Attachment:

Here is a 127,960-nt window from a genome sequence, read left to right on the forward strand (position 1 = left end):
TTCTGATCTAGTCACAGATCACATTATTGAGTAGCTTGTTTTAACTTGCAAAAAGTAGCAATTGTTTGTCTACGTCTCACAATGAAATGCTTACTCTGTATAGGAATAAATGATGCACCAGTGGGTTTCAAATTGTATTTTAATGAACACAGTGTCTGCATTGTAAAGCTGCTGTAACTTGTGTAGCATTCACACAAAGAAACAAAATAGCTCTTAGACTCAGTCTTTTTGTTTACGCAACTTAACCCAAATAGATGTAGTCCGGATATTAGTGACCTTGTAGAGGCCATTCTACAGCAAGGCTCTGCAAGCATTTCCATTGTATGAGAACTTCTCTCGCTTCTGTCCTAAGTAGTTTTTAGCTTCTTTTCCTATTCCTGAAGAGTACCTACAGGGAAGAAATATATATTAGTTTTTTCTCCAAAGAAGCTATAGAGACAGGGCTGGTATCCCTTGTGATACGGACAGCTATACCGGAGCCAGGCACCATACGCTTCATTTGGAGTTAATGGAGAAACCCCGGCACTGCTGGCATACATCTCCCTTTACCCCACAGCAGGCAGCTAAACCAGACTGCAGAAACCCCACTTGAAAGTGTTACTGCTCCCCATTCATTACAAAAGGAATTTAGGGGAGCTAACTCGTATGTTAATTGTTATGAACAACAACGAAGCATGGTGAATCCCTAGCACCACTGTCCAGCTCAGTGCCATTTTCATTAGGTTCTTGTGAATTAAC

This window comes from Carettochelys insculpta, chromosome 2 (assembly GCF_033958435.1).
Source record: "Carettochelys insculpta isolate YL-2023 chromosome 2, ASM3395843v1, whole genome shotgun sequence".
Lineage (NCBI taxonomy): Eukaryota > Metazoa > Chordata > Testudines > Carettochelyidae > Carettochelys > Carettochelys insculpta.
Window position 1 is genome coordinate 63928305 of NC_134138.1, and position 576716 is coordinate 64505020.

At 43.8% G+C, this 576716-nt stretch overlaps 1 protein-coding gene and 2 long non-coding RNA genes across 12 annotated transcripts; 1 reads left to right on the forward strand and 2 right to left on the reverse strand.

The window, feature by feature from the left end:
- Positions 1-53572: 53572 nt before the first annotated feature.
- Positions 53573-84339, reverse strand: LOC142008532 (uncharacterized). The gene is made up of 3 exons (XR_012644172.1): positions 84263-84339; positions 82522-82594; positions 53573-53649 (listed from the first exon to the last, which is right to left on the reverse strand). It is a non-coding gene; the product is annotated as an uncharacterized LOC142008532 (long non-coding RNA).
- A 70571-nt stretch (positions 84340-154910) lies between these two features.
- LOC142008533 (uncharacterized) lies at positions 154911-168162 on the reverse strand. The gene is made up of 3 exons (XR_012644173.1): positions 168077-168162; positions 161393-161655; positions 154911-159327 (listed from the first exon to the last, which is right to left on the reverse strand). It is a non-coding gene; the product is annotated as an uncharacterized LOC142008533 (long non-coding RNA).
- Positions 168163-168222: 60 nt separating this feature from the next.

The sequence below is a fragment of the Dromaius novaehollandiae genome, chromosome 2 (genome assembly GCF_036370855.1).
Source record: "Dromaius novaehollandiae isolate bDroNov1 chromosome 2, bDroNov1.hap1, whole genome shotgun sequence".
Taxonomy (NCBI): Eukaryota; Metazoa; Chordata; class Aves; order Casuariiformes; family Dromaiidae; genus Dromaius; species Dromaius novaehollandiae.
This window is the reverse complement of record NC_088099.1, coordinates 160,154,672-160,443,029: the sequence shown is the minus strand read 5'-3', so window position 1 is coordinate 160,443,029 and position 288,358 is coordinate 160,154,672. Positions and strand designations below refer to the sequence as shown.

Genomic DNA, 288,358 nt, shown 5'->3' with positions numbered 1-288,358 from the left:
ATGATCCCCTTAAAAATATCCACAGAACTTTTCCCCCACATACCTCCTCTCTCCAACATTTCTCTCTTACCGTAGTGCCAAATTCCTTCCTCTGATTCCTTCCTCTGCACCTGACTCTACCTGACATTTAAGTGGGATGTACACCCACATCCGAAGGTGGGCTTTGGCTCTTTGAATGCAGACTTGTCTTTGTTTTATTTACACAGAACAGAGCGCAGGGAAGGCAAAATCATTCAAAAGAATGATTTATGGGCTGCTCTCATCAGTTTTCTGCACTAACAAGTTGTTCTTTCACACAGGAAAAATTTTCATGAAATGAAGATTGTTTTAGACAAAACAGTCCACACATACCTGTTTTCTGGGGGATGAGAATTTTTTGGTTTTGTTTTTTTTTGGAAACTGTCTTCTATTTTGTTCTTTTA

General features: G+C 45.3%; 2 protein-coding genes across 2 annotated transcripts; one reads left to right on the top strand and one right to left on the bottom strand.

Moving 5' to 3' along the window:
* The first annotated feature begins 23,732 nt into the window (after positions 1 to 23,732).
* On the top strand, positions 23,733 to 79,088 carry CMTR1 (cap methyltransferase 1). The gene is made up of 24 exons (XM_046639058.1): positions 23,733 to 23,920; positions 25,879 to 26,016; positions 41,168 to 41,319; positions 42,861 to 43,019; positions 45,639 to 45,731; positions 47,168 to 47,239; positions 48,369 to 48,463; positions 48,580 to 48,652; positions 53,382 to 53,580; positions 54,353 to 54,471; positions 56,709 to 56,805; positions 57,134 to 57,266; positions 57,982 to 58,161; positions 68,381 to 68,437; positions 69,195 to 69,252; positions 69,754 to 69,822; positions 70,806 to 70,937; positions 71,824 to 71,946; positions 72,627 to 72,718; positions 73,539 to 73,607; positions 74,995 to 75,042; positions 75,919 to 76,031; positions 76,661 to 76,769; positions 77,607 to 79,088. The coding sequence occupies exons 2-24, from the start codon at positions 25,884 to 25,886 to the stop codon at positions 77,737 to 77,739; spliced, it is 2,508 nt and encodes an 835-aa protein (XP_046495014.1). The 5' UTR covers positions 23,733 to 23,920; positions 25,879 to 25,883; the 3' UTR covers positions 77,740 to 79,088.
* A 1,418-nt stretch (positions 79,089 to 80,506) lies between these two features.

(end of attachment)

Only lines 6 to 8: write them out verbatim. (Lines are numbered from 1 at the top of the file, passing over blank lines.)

Window position 1 is genome coordinate 63928305 of NC_134138.1, and position 576716 is coordinate 64505020.

At 43.8% G+C, this 576716-nt stretch overlaps 1 protein-coding gene and 2 long non-coding RNA genes across 12 annotated transcripts; 1 reads left to right on the forward strand and 2 right to left on the reverse strand.

The window, feature by feature from the left end: